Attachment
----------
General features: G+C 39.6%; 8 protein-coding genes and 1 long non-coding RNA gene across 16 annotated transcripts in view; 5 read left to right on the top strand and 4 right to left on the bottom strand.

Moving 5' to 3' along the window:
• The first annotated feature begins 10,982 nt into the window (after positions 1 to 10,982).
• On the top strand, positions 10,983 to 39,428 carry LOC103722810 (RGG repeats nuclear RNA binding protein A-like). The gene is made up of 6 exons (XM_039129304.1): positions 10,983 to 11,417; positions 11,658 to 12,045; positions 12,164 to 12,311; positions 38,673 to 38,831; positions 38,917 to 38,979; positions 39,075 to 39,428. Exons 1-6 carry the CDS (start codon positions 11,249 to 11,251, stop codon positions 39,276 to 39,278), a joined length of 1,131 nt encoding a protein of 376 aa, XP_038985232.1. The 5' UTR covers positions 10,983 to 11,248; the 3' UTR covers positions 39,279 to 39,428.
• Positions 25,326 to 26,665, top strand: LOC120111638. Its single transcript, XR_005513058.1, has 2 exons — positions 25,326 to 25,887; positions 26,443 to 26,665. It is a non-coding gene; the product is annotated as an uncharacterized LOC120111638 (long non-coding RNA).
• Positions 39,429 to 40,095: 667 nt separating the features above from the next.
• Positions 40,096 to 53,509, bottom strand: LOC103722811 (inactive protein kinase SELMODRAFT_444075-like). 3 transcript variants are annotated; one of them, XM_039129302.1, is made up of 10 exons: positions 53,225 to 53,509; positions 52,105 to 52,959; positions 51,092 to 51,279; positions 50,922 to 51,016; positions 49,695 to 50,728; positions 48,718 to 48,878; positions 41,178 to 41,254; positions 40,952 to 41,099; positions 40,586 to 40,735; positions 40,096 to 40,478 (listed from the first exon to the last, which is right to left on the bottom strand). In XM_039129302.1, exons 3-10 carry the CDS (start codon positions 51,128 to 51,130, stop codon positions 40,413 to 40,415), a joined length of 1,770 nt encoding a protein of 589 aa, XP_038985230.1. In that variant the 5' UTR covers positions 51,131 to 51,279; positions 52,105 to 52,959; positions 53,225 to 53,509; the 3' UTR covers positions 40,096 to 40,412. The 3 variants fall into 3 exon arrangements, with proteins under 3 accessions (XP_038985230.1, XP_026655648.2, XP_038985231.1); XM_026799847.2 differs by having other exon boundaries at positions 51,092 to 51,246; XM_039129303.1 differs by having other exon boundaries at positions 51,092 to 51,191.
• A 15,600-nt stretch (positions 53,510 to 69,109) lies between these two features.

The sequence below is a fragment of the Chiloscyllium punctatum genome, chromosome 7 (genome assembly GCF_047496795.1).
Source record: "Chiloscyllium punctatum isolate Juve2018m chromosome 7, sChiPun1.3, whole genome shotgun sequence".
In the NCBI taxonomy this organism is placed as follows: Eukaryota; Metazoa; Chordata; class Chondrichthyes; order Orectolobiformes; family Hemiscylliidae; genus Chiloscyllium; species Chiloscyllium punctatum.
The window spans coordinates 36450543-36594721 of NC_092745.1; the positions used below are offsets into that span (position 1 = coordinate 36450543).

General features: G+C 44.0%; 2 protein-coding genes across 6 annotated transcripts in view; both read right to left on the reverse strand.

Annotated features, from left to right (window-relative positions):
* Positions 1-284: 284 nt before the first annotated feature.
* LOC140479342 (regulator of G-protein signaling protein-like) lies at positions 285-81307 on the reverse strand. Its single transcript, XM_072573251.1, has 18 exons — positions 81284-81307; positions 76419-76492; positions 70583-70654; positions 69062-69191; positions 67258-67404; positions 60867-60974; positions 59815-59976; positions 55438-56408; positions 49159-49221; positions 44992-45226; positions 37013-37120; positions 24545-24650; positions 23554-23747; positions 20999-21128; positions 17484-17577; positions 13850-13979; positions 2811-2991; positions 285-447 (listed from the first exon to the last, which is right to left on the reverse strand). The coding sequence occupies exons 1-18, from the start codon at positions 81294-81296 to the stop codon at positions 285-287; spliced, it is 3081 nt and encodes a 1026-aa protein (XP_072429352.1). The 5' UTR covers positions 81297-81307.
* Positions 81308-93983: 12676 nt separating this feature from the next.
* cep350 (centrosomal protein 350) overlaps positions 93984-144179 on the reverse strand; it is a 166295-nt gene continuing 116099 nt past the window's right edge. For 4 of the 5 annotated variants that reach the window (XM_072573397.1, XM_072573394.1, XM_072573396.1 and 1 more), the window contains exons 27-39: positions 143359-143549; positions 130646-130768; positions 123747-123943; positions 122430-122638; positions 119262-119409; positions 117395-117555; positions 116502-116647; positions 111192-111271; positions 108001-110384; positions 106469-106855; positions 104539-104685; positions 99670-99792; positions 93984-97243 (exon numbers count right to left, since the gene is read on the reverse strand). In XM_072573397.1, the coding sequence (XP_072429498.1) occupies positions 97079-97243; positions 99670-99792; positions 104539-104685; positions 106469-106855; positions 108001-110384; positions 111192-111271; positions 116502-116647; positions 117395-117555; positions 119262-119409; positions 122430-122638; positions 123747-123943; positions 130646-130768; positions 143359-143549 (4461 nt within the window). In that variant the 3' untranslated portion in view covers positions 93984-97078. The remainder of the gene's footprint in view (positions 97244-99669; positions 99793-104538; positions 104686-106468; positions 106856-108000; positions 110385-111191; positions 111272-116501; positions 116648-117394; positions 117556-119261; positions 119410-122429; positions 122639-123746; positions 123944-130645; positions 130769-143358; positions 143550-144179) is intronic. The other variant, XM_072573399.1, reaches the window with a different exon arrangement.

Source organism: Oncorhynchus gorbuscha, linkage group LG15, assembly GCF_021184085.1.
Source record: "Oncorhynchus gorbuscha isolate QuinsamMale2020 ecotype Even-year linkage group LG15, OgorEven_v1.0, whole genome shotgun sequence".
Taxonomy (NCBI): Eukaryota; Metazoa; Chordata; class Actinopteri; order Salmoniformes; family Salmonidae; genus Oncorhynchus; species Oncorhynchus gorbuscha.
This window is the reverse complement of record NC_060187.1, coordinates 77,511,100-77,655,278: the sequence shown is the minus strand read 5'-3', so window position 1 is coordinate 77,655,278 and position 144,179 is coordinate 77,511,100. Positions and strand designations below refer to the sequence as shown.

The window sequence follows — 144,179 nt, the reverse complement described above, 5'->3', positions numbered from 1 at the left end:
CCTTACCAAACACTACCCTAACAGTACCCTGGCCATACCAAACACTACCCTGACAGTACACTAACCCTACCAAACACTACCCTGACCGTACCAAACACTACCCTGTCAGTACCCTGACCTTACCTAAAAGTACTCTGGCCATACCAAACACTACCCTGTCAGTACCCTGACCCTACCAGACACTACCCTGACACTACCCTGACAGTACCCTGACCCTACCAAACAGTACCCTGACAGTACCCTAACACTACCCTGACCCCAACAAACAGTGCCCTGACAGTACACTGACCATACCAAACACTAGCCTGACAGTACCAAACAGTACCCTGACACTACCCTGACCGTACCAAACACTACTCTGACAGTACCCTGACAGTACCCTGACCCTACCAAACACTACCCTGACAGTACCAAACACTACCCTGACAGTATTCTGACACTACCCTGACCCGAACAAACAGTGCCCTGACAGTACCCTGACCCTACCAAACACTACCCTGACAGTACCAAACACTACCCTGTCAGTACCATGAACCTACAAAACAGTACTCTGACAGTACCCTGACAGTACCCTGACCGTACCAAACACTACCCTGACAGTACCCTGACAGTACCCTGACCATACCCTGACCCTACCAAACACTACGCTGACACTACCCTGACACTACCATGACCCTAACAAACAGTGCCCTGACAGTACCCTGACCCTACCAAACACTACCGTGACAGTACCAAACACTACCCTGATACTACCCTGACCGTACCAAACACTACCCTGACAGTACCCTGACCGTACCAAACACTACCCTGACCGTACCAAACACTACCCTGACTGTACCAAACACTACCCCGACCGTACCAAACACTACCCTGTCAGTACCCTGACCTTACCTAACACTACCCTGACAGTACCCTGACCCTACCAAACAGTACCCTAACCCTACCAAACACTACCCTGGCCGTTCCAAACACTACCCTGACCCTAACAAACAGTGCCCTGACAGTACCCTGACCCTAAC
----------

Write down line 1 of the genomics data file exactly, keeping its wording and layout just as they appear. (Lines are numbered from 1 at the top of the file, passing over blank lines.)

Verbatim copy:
General features: G+C 39.6%; 8 protein-coding genes and 1 long non-coding RNA gene across 16 annotated transcripts in view; 5 read left to right on the top strand and 4 right to left on the bottom strand.